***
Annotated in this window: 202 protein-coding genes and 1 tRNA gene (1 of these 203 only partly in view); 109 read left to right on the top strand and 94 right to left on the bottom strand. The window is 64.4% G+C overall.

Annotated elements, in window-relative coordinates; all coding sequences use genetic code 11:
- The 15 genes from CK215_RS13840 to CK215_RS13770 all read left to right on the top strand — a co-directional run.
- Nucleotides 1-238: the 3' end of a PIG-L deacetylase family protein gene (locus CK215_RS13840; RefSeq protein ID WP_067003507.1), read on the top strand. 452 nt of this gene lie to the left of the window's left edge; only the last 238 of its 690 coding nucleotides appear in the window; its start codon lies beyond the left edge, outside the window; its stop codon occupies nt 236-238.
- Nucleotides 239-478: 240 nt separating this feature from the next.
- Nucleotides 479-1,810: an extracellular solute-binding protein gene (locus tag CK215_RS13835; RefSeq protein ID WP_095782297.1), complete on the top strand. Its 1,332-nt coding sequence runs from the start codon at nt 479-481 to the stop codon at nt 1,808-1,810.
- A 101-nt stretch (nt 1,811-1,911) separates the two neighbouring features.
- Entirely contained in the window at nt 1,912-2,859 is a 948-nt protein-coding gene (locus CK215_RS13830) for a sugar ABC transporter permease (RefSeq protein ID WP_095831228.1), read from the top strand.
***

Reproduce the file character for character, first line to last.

Annotated in this window: 202 protein-coding genes and 1 tRNA gene (1 of these 203 only partly in view); 109 read left to right on the top strand and 94 right to left on the bottom strand. The window is 64.4% G+C overall.

Annotated elements, in window-relative coordinates; all coding sequences use genetic code 11:
- The 15 genes from CK215_RS13840 to CK215_RS13770 all read left to right on the top strand — a co-directional run.
- Nucleotides 1-238: the 3' end of a PIG-L deacetylase family protein gene (locus CK215_RS13840; RefSeq protein ID WP_067003507.1), read on the top strand. 452 nt of this gene lie to the left of the window's left edge; only the last 238 of its 690 coding nucleotides appear in the window; its start codon lies beyond the left edge, outside the window; its stop codon occupies nt 236-238.
- Nucleotides 239-478: 240 nt separating this feature from the next.
- Nucleotides 479-1,810: an extracellular solute-binding protein gene (locus tag CK215_RS13835; RefSeq protein ID WP_095782297.1), complete on the top strand. Its 1,332-nt coding sequence runs from the start codon at nt 479-481 to the stop codon at nt 1,808-1,810.
- A 101-nt stretch (nt 1,811-1,911) separates the two neighbouring features.
- Entirely contained in the window at nt 1,912-2,859 is a 948-nt protein-coding gene (locus CK215_RS13830) for a sugar ABC transporter permease (RefSeq protein ID WP_095831228.1), read from the top strand.